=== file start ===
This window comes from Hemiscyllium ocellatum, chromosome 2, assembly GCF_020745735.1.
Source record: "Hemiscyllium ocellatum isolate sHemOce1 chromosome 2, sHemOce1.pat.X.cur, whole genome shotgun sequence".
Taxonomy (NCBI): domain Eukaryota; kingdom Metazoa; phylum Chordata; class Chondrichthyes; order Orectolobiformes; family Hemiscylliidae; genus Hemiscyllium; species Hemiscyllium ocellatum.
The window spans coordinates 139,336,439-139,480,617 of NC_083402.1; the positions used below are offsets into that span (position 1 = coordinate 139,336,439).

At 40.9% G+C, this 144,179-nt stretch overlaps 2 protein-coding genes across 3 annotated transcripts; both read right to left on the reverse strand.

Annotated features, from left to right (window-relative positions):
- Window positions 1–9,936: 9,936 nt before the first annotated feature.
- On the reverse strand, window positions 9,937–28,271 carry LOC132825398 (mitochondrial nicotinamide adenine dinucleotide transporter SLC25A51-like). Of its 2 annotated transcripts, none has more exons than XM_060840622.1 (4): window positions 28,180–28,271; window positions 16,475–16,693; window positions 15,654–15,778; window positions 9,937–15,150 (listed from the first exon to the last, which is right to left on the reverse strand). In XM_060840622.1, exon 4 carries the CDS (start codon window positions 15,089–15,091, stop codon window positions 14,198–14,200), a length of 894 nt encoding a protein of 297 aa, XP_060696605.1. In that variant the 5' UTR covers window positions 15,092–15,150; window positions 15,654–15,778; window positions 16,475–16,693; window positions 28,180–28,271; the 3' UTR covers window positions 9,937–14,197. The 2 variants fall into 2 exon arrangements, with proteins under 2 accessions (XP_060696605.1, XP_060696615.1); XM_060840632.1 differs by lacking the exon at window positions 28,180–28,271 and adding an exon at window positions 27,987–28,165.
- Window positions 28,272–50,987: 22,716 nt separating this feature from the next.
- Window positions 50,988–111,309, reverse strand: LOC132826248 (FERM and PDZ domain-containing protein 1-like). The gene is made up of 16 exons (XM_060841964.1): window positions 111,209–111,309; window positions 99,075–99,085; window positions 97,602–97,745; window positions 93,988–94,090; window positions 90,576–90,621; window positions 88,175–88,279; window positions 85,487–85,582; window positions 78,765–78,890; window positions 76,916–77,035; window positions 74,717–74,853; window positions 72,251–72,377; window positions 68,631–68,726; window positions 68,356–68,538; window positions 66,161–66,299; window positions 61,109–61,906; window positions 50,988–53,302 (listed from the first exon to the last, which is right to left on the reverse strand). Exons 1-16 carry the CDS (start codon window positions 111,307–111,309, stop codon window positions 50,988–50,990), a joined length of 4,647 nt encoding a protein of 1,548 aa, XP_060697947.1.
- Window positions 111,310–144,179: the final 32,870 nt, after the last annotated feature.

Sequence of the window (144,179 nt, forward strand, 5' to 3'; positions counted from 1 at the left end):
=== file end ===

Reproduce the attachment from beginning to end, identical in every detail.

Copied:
This window comes from Hemiscyllium ocellatum, chromosome 2, assembly GCF_020745735.1.
Source record: "Hemiscyllium ocellatum isolate sHemOce1 chromosome 2, sHemOce1.pat.X.cur, whole genome shotgun sequence".
Taxonomy (NCBI): domain Eukaryota; kingdom Metazoa; phylum Chordata; class Chondrichthyes; order Orectolobiformes; family Hemiscylliidae; genus Hemiscyllium; species Hemiscyllium ocellatum.
The window spans coordinates 139,336,439-139,480,617 of NC_083402.1; the positions used below are offsets into that span (position 1 = coordinate 139,336,439).

At 40.9% G+C, this 144,179-nt stretch overlaps 2 protein-coding genes across 3 annotated transcripts; both read right to left on the reverse strand.

Annotated features, from left to right (window-relative positions):
- Window positions 1–9,936: 9,936 nt before the first annotated feature.
- On the reverse strand, window positions 9,937–28,271 carry LOC132825398 (mitochondrial nicotinamide adenine dinucleotide transporter SLC25A51-like). Of its 2 annotated transcripts, none has more exons than XM_060840622.1 (4): window positions 28,180–28,271; window positions 16,475–16,693; window positions 15,654–15,778; window positions 9,937–15,150 (listed from the first exon to the last, which is right to left on the reverse strand). In XM_060840622.1, exon 4 carries the CDS (start codon window positions 15,089–15,091, stop codon window positions 14,198–14,200), a length of 894 nt encoding a protein of 297 aa, XP_060696605.1. In that variant the 5' UTR covers window positions 15,092–15,150; window positions 15,654–15,778; window positions 16,475–16,693; window positions 28,180–28,271; the 3' UTR covers window positions 9,937–14,197. The 2 variants fall into 2 exon arrangements, with proteins under 2 accessions (XP_060696605.1, XP_060696615.1); XM_060840632.1 differs by lacking the exon at window positions 28,180–28,271 and adding an exon at window positions 27,987–28,165.
- Window positions 28,272–50,987: 22,716 nt separating this feature from the next.
- Window positions 50,988–111,309, reverse strand: LOC132826248 (FERM and PDZ domain-containing protein 1-like). The gene is made up of 16 exons (XM_060841964.1): window positions 111,209–111,309; window positions 99,075–99,085; window positions 97,602–97,745; window positions 93,988–94,090; window positions 90,576–90,621; window positions 88,175–88,279; window positions 85,487–85,582; window positions 78,765–78,890; window positions 76,916–77,035; window positions 74,717–74,853; window positions 72,251–72,377; window positions 68,631–68,726; window positions 68,356–68,538; window positions 66,161–66,299; window positions 61,109–61,906; window positions 50,988–53,302 (listed from the first exon to the last, which is right to left on the reverse strand). Exons 1-16 carry the CDS (start codon window positions 111,307–111,309, stop codon window positions 50,988–50,990), a joined length of 4,647 nt encoding a protein of 1,548 aa, XP_060697947.1.
- Window positions 111,310–144,179: the final 32,870 nt, after the last annotated feature.

Sequence of the window (144,179 nt, forward strand, 5' to 3'; positions counted from 1 at the left end):